B0r0nt0K Ransomware Demands 20 Bitcoin (app $75000) from Victims

The newest malware ransomware making news is B0r0nt0K (similar to ‘BorontoK’ only the Os are replaced with 0s). While it has hit at least one Linux server, experts say that it also has the potential to lock up Windows servers. Unfortunately, at the moment there seems to be no B0r0nt0k antivirus defense.

The B0R0nt0k ransomware encrypts all of the files on the affected server, adding the ‘.rontok’ extension to them. In order to decrypt the files, the owner of the website has to cough up 20 Bitcoin (value approximately $75,000 USD).

The site at which one is to pay the ransom, borontok.uk was registered this month, through registrar one.com. However, at the time of this writing, the site had already been taken down.

 

Explains Bleeping Computer, in whose forums the ransomware was first reported, “The file’s name will also be renamed by encrypting the filename, base64 encoding it, url encoding it, and finally appending the .rontok extension to the new file name. An example of a encrypted file’s name is zmAAwbbilFw69b7ag4G4bQ%3D%3D.rontok.”

The original forum post, posted on Friday by Bleeping Computer user ‘magicker’, says, in toto:

B0r0nt0K (Rontok) Ransomware (website encrypted with .rontok)

Hi there

A client of mine had their web site encrypted. Demanding 20 BC (£60 000!!!) for keys (the site cant make that in a decade)

the extension is

.rontok

for which I cant find a single reference on the net.

bc address: 3P8nU1oLe23DtSuzFQMoVJdqcJA6xKnVJC[/size]

the server us (sic) running ubuntu 16.04″

When the victim would go to the borontok.uk site, they would see this image:

borontok.uk botontok.uk
Credit: BleepingComputer.com

Note that the email address to contact them has a typo in it (‘botontok.uk’ instead of ‘borontok.uk’). However, the email address is correct on the subsequent screen to which they are taken after entering the UUID provided by the hacker to the victim.

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borontok demand screen
Credit: BleepingComputer.com
b0r0nt0k borontok demand screen
Credit: BleepingComputer.com

Bleeping Computer goes on to say that “Once an ID is entered, the user will be presented with a payment page that includes a the bitcoin ransom amount, the bitcoin payment address, and the info@botontok.uk {Ed. note: the email address on that second screen is actually the correct “info@borontok.uk” email address, not the “info@botontok.uk” email address} email that can be used to contact the developers. In this particular instance, the ransom demand was 20 bitcoins, which is currently equal to approximately $75,000. The developers, though, appear to be willing to negotiate the price.”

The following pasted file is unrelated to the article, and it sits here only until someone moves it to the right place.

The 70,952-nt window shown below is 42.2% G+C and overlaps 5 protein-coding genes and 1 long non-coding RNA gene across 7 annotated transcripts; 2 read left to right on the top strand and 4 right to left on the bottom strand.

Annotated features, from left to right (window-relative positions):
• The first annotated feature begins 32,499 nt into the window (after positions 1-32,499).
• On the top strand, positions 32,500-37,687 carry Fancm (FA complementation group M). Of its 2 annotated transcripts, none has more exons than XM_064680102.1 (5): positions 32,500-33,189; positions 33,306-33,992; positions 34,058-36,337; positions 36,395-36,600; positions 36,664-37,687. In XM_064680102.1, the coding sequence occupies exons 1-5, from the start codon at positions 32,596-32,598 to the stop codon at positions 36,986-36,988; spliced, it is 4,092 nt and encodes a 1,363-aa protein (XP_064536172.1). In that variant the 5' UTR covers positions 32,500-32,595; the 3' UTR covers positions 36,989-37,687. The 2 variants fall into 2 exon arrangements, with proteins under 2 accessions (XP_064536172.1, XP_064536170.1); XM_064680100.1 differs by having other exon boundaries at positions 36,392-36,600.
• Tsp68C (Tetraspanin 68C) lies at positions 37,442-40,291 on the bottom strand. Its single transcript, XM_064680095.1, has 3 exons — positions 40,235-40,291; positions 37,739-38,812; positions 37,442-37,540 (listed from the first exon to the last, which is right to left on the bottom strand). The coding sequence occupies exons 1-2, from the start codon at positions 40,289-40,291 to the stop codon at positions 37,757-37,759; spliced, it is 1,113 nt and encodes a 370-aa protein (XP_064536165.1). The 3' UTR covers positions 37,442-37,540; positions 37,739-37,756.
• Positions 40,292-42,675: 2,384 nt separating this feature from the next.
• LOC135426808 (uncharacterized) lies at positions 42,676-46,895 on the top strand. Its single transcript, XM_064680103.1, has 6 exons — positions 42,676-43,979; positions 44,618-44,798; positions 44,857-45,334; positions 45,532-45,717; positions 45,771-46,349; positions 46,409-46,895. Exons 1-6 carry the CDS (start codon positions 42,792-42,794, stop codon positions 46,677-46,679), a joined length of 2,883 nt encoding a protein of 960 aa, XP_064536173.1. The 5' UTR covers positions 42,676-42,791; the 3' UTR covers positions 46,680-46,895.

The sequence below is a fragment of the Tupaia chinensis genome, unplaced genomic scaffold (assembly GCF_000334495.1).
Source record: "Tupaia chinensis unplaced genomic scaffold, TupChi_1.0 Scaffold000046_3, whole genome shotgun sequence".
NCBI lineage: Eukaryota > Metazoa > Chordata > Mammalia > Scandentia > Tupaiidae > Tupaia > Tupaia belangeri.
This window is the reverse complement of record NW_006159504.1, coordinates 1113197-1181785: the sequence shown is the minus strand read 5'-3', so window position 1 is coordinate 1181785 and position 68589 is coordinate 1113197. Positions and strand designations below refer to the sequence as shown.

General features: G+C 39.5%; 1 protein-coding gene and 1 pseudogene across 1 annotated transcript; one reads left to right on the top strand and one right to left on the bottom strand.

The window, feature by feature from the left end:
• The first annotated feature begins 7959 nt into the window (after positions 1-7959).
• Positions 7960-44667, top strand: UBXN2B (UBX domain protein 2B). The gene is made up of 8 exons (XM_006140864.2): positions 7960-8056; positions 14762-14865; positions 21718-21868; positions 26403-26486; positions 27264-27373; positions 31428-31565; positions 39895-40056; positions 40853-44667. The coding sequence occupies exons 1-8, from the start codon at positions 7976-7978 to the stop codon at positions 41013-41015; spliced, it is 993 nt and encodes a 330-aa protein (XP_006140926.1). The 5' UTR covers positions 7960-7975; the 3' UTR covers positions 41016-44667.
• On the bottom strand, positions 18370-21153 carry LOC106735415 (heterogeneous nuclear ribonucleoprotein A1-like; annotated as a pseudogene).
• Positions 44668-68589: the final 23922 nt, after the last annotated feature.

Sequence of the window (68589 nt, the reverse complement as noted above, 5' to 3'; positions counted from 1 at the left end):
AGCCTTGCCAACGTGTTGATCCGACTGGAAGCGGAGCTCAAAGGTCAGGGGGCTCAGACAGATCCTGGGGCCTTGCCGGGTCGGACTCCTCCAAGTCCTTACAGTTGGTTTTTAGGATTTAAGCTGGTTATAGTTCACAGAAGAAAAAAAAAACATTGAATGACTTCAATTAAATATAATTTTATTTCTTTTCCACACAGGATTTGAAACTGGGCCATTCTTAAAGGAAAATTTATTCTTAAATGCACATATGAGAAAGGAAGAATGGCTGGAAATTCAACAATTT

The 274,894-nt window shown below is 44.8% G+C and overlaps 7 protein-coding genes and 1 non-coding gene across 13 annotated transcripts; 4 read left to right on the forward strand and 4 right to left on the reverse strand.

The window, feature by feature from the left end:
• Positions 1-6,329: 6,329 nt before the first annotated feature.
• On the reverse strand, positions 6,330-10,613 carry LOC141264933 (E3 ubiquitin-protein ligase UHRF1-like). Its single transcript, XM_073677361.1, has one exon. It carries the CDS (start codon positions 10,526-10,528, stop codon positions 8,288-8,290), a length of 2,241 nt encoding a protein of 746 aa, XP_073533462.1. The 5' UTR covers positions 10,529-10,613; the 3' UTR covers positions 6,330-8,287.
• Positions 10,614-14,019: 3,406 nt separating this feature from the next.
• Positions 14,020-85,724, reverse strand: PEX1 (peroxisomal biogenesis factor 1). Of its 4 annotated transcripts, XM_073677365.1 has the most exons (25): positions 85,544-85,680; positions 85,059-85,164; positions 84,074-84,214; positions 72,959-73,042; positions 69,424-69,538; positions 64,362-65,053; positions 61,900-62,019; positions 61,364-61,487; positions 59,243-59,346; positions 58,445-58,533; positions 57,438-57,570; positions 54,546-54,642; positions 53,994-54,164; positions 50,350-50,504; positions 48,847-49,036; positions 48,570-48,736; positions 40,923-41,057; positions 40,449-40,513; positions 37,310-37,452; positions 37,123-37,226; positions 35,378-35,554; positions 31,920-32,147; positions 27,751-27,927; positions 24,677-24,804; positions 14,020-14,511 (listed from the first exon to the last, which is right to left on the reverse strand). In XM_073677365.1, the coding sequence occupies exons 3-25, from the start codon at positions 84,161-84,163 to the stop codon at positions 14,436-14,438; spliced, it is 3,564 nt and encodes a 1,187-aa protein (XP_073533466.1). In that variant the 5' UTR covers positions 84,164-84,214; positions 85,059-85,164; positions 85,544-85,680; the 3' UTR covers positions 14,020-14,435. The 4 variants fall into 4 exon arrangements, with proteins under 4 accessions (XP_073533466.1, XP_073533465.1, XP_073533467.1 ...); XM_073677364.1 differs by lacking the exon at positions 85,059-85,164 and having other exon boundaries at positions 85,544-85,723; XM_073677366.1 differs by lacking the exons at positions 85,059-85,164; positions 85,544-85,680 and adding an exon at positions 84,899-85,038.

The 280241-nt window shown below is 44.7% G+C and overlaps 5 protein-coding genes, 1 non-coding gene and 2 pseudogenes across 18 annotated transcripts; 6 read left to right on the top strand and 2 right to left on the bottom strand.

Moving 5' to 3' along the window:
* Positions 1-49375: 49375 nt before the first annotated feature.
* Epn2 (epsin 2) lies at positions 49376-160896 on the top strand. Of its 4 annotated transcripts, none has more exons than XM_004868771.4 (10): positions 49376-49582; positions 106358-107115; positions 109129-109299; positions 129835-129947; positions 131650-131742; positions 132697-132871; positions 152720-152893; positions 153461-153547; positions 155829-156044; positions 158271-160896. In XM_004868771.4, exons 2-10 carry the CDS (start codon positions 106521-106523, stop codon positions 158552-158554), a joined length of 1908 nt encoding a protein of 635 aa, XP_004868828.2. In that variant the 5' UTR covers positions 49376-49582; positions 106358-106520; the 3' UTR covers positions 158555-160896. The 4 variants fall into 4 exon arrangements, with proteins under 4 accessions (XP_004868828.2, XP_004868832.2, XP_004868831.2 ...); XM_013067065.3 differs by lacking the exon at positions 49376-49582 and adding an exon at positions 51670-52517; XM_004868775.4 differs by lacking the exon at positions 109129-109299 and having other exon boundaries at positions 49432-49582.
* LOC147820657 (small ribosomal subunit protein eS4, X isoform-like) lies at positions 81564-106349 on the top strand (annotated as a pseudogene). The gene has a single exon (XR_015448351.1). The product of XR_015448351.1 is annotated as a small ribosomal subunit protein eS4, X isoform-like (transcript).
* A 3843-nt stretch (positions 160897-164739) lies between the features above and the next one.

That last is based on the fact that at the bottom of that second screen the text includes “Negotiate? Contact: info@borontok.uk”.

Now of course, this may all seem moot given that the borontok.uk website has been shut down. However, there’s nothing stopping the hacker from bringing up a new site and hitting more victims – after all, he just needs one victim to pay up to make it more than worth his while to keep opening new payment websites and to keep doing his dirty work.

So what is the best way to protect yourself against this and other ransomeware?

According to antivirus company Norton, the best ways to protect yourself against ransomware include the obvious (don’t respond to the hacker, don’t give in to the demands, have good antivirus software) and some things that may not be so obvious, such as making sure that all of your software is up to date and all patches are employed (as software holes are one of the easier ways for a hacker to get malware onto your computer).

 

And if you are hit with ransomware, restore your files from the last good backup (which you are making, right?)

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Summary
B0r0nt0K Ransomware Demands 20 Bitcoin (app $75000) from Victims
Article Name
B0r0nt0K Ransomware Demands 20 Bitcoin (app $75000) from Victims
Description
The newest malware ransomware making news is B0r0nt0K (similar to 'BorontoK' only the Os are replaced with 0s). While it has hit at least one Linux server, experts say that it also has the potential to lock up Windows servers. Unfortunately, at the moment there seems to be no B0r0nt0k antivirus defense.
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